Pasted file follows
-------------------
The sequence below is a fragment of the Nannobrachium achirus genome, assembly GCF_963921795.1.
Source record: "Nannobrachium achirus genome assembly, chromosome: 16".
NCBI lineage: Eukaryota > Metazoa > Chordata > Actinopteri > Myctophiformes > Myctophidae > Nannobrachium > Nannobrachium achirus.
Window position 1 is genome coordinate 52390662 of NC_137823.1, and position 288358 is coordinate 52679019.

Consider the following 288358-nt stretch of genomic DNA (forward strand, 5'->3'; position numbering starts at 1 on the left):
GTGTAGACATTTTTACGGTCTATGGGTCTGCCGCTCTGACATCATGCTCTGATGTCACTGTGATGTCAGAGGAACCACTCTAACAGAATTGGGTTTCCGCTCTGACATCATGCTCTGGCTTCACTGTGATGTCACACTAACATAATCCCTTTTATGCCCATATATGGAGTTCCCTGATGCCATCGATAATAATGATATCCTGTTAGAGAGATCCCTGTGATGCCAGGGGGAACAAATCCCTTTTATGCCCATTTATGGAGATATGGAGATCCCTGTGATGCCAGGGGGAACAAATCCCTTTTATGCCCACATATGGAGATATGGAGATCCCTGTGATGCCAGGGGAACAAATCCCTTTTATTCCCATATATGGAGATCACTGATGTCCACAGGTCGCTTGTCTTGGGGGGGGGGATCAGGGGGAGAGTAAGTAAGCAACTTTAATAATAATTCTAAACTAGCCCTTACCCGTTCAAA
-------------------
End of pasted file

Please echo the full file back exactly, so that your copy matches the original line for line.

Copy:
The sequence below is a fragment of the Nannobrachium achirus genome, assembly GCF_963921795.1.
Source record: "Nannobrachium achirus genome assembly, chromosome: 16".
NCBI lineage: Eukaryota > Metazoa > Chordata > Actinopteri > Myctophiformes > Myctophidae > Nannobrachium > Nannobrachium achirus.
Window position 1 is genome coordinate 52390662 of NC_137823.1, and position 288358 is coordinate 52679019.

Consider the following 288358-nt stretch of genomic DNA (forward strand, 5'->3'; position numbering starts at 1 on the left):
GTGTAGACATTTTTACGGTCTATGGGTCTGCCGCTCTGACATCATGCTCTGATGTCACTGTGATGTCAGAGGAACCACTCTAACAGAATTGGGTTTCCGCTCTGACATCATGCTCTGGCTTCACTGTGATGTCACACTAACATAATCCCTTTTATGCCCATATATGGAGTTCCCTGATGCCATCGATAATAATGATATCCTGTTAGAGAGATCCCTGTGATGCCAGGGGGAACAAATCCCTTTTATGCCCATTTATGGAGATATGGAGATCCCTGTGATGCCAGGGGGAACAAATCCCTTTTATGCCCACATATGGAGATATGGAGATCCCTGTGATGCCAGGGGAACAAATCCCTTTTATTCCCATATATGGAGATCACTGATGTCCACAGGTCGCTTGTCTTGGGGGGGGGGATCAGGGGGAGAGTAAGTAAGCAACTTTAATAATAATTCTAAACTAGCCCTTACCCGTTCAAA